Even with the national insurance premiums average at its lowest level in more than a year, the number of insurance frauds in the state of South Carolina continues to rise. According to officials from the state’s insurance department, there has been a steady increase in the number of suspected fraud cases reported since 1995. The news comes as insurance providers cautioned policyholders against resorting to false claims.
Insurance industry experts point out that throughout the U.S., insurance fraud is costing millions of Americans billions of dollars each year. Insurance companies are also taking it particularly hard since frauds contribute to increasing losses. To curb these losses, providers often raise premiums, making it even harder for ordinary policyholders to pay for adequate insurance.
Analysts say that if car insurance fraud cases in South Carolina continue to rise, insurers may have to resort to increasing premiums. Representatives from the insurance industry say that false claims and fraudulent incidents are costing companies millions of dollars each year. With less and less motorists taking out policies, providers are also suffering badly from decreasing revenues. Experts believe that if the trend continues, insurance rates may climb sharply.
State officials are appealing to policyholders not to commit insurance fraud. Even so, more and more South Carolinian drivers are turning to arson, theft, and even premeditated carjacking just to file for insurance money. Because of the tough economic situation, several states like California and South Carolina have reported increasing cases of insurance fraud.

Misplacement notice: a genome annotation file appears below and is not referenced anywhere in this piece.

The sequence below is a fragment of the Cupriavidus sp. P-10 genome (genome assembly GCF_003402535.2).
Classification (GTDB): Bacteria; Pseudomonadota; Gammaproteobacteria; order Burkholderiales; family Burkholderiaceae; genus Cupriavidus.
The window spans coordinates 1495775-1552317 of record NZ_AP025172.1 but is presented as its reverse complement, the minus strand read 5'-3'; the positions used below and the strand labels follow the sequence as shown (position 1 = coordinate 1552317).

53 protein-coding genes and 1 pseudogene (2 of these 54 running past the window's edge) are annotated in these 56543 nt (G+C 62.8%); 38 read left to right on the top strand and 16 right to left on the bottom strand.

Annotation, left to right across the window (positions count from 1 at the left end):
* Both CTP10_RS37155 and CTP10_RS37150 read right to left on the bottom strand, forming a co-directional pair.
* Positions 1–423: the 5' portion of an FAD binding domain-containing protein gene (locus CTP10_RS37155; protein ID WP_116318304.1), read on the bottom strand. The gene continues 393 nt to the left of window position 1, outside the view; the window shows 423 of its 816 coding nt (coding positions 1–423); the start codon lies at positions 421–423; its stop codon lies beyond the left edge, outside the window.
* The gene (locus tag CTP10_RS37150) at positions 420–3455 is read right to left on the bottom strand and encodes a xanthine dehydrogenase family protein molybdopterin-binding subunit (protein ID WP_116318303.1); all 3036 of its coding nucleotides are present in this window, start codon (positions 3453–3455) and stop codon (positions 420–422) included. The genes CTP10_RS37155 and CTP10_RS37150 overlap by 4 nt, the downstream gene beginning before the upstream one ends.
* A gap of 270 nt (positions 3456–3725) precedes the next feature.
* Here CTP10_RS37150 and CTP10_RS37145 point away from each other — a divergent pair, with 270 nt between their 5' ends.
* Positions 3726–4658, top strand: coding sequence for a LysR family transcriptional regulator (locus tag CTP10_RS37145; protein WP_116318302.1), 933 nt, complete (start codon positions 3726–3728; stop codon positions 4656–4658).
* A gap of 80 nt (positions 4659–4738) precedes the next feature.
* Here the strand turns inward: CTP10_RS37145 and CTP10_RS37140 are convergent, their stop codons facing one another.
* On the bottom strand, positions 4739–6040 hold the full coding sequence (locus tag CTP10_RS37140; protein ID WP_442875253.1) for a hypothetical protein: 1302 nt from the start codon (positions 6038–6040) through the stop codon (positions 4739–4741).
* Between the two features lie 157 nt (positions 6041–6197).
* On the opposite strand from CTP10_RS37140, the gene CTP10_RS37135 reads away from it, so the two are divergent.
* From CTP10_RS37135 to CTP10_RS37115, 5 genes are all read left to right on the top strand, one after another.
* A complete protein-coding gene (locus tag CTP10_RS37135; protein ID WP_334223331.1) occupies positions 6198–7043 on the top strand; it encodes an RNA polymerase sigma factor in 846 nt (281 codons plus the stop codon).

According to South Carolina’s Attorney General’s office, insurance fraud has cost policyholders residing in the state some $78 million since 1995. This figure is expected to increase in light of recent revelations that the national average for unemployment may reach the 10-percent mark by the end of this year. Experts have long established a connection between the number of uninsured drivers and the unemployment rate. If the same trend holds true, then the U.S. can expect to see more uninsured drivers on the road.
Insurance officials also claim that South Carolina auto insurance fraud accounts for six out of every ten reported cases. The data suggests that motorists are finding it harder to purchase car insurance or earn enough income hence the rising numbers of insurance fraud. Analysts also add that on average, insurance fraud costs families in South Caroline $1,000 in extra premiums each year.
Sources from the insurance industry point out that the real victims are the innocent and honest policyholders who have to shoulder the added cost brought upon by the insurers’ losses.